Editor’s note: Kelly R. Jackson’s Garden Corner column is taking on a new format. He now takes questions called into his phone recently at the Christian County Extension Office and answers them in the column.
Question. I have an established row of boxwood that has large areas that have turned brown and appear to be dying. Some look worse than others, but the brown all appears to be on one side. What do I do next?
Answer. There are three or four possibilities to what could be happening to your boxwoods. First, like the crape myrtle and knock-out roses, the winter injury was very severe to many plants. The die-back could just be a delayed response to winter injury and as long as the damage is a small section, just prune out the dead and wait for new growth. Occasionally we get calls about pets urinating on shrubs which can cause sections of boxwoods to die. But that usually occurs to a single plant and not an entire row and the damage is typically mid-way up the plant (depending on the size of the dog). There are a couple of diseases to consider. Volutella Blight is a common fungal disease that is most noticeable in the spring when tips of branches turn red, then bronze and yellow. Pruning to improve air circulation and fungicide sprays will help. A boxwood disease called, Boxwood Blight, is new to Kentucky as of last year. This fungus causes dark circular leaf spots to develop followed by rapid defoliation of plants. Fungicide treatments and resistant cultivars are available. If it sounds like a fungal issue instead of pet or weather, bring several branch samples to the extension office for diagnosis.
Q. We have a big black cherry tree in our backyard with numerous leaves turning yellow and dropping off. There are spots all over the leaves. I’m very concerned the tree is dying or will die if it continues to lose leaves this early. Also I’m not ready to start raking leaves.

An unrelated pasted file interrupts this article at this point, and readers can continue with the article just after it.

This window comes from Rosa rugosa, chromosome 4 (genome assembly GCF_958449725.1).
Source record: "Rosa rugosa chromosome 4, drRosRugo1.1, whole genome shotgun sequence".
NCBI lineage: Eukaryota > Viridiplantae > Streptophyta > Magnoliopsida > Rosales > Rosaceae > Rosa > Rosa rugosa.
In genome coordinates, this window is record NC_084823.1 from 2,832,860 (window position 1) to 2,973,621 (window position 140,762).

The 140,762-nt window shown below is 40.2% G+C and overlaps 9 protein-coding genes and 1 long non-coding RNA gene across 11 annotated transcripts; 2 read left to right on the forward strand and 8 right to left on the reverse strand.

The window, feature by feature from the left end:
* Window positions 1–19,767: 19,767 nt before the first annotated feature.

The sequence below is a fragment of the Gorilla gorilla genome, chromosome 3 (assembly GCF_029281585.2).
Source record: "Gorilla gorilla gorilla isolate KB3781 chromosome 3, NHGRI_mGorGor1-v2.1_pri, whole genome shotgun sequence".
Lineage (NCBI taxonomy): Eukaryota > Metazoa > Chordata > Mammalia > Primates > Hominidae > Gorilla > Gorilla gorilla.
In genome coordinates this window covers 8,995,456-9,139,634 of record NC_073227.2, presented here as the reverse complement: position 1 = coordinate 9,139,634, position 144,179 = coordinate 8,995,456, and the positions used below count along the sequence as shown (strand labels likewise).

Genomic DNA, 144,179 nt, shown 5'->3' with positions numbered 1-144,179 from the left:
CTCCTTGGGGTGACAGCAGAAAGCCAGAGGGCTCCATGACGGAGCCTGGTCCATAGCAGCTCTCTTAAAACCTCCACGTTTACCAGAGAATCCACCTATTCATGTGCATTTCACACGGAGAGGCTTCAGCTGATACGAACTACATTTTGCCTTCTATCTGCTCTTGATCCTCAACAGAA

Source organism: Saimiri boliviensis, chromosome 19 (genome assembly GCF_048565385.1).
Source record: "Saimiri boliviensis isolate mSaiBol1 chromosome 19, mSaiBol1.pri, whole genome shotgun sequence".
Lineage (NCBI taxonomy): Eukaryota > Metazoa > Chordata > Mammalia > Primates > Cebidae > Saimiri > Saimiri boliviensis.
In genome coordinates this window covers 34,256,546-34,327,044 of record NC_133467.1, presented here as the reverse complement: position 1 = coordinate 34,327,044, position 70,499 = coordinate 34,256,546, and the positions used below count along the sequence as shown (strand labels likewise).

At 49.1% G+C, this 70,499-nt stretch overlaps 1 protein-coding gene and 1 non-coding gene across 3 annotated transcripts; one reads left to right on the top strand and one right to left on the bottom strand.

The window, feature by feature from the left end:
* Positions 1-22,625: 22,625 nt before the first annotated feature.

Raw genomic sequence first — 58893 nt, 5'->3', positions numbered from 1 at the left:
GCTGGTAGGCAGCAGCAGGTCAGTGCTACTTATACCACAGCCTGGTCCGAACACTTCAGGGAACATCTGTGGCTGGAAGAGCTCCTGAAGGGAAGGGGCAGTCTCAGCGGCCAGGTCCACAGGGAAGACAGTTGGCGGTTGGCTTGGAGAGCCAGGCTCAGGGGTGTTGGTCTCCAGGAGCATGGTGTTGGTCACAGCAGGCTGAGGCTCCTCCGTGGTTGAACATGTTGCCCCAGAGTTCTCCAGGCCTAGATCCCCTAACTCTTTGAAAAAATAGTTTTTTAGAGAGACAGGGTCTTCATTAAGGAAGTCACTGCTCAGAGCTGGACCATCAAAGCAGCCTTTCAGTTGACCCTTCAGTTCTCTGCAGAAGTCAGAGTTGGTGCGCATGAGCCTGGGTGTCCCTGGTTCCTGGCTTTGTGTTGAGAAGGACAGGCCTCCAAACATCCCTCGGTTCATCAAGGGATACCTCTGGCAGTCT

A. Trees shed leaves for many reasons. One is that the tree produced too many leaves in spring and leaves are dropped when weather is hot and dry and the tree needs to compensate for water loss from leaves. Leaves may also be shaded in the canopy and are not aiding in photosynthesis causing them to drop. Trees may also be recovering from pruning or other stressors. If the leaves are diseased, they may also be shed because they are not functioning properly. In your case, cherry trees can get a leaf spot disease called Coccomyces. It forms small spots on the leaves in early summer that are purple to reddish-brown. As the season progresses, more spots develop. Infected leaves turn yellow and fall prematurely. Don’t be overly concerned about the health of the tree however. Trees can also lose up to 10-15% of their leaves without any harmful effects. Fungicide treatments are available for this particular disease but application to a big tree is difficult for a homeowner. Try to rake and destroy the fallen leaves to help break the lifecycle of the fungus.
Q. I can see wasps or hornets going into the eaves and the siding of my house and my garage. There seem to be many points of entry and many wasps going in and out. Are they damaging my house? How can I get rid of them?
A. Wasps and hornets behind the siding are not likely causing damage to your home, but you probably still want to eliminate them and seal up any entry points. Wasp sprays are seldom effective against these nests because the nest is often located some distance from the entrance and the spray never reaches the core of the nest. Insecticidal dusts are effective when blown into the opening but the most widely available dust, Sevin, cannot be legally used in structures because it is not approved on the label. Your best option is to contact a pest control company to come destroy the hornets. Never plug the outside opening of these nests because this will force the wasps to chew their way into the interior of the house.
Kelly R. Jackson is the Christian County Extension Agent for horticulture. He can be reached at 270-886-6328 or visit Christian County Horticulture online at www.christiancountyextension.com.